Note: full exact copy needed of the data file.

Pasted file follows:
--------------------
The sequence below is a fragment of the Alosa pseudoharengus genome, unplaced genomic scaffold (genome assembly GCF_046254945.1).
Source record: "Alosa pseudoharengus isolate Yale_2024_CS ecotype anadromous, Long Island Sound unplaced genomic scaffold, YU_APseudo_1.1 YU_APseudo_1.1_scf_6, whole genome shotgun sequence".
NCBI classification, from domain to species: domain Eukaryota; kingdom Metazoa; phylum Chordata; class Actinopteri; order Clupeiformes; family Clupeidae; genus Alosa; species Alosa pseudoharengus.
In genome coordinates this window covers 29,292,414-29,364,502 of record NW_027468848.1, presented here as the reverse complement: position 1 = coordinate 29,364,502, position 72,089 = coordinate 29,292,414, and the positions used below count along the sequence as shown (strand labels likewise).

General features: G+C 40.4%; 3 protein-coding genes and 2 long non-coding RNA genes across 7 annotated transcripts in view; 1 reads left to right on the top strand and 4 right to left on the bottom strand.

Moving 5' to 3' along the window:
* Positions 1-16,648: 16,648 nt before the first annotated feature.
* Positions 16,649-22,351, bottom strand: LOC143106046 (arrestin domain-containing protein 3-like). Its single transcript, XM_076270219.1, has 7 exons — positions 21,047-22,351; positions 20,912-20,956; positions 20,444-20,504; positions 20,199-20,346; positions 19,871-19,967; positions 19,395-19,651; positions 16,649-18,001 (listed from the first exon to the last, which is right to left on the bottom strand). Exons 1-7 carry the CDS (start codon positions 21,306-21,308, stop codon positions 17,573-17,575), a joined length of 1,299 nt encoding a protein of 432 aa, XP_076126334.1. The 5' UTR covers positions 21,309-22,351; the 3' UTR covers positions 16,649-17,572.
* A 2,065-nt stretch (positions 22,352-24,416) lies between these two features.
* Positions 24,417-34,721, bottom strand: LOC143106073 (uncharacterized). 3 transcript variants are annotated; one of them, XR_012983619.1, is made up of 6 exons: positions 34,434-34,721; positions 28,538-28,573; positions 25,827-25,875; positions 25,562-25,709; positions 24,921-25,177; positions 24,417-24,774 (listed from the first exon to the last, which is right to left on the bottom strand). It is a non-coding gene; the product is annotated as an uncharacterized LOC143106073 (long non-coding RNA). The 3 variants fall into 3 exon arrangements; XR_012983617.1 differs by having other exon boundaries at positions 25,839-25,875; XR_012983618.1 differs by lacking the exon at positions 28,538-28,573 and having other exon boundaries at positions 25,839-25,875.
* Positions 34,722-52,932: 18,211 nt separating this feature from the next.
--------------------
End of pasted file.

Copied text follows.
The sequence below is a fragment of the Alosa pseudoharengus genome, unplaced genomic scaffold (genome assembly GCF_046254945.1).
Source record: "Alosa pseudoharengus isolate Yale_2024_CS ecotype anadromous, Long Island Sound unplaced genomic scaffold, YU_APseudo_1.1 YU_APseudo_1.1_scf_6, whole genome shotgun sequence".
NCBI classification, from domain to species: domain Eukaryota; kingdom Metazoa; phylum Chordata; class Actinopteri; order Clupeiformes; family Clupeidae; genus Alosa; species Alosa pseudoharengus.
In genome coordinates this window covers 29,292,414-29,364,502 of record NW_027468848.1, presented here as the reverse complement: position 1 = coordinate 29,364,502, position 72,089 = coordinate 29,292,414, and the positions used below count along the sequence as shown (strand labels likewise).

General features: G+C 40.4%; 3 protein-coding genes and 2 long non-coding RNA genes across 7 annotated transcripts in view; 1 reads left to right on the top strand and 4 right to left on the bottom strand.

Moving 5' to 3' along the window:
* Positions 1-16,648: 16,648 nt before the first annotated feature.
* Positions 16,649-22,351, bottom strand: LOC143106046 (arrestin domain-containing protein 3-like). Its single transcript, XM_076270219.1, has 7 exons — positions 21,047-22,351; positions 20,912-20,956; positions 20,444-20,504; positions 20,199-20,346; positions 19,871-19,967; positions 19,395-19,651; positions 16,649-18,001 (listed from the first exon to the last, which is right to left on the bottom strand). Exons 1-7 carry the CDS (start codon positions 21,306-21,308, stop codon positions 17,573-17,575), a joined length of 1,299 nt encoding a protein of 432 aa, XP_076126334.1. The 5' UTR covers positions 21,309-22,351; the 3' UTR covers positions 16,649-17,572.
* A 2,065-nt stretch (positions 22,352-24,416) lies between these two features.
* Positions 24,417-34,721, bottom strand: LOC143106073 (uncharacterized). 3 transcript variants are annotated; one of them, XR_012983619.1, is made up of 6 exons: positions 34,434-34,721; positions 28,538-28,573; positions 25,827-25,875; positions 25,562-25,709; positions 24,921-25,177; positions 24,417-24,774 (listed from the first exon to the last, which is right to left on the bottom strand). It is a non-coding gene; the product is annotated as an uncharacterized LOC143106073 (long non-coding RNA). The 3 variants fall into 3 exon arrangements; XR_012983617.1 differs by having other exon boundaries at positions 25,839-25,875; XR_012983618.1 differs by lacking the exon at positions 28,538-28,573 and having other exon boundaries at positions 25,839-25,875.
* Positions 34,722-52,932: 18,211 nt separating this feature from the next.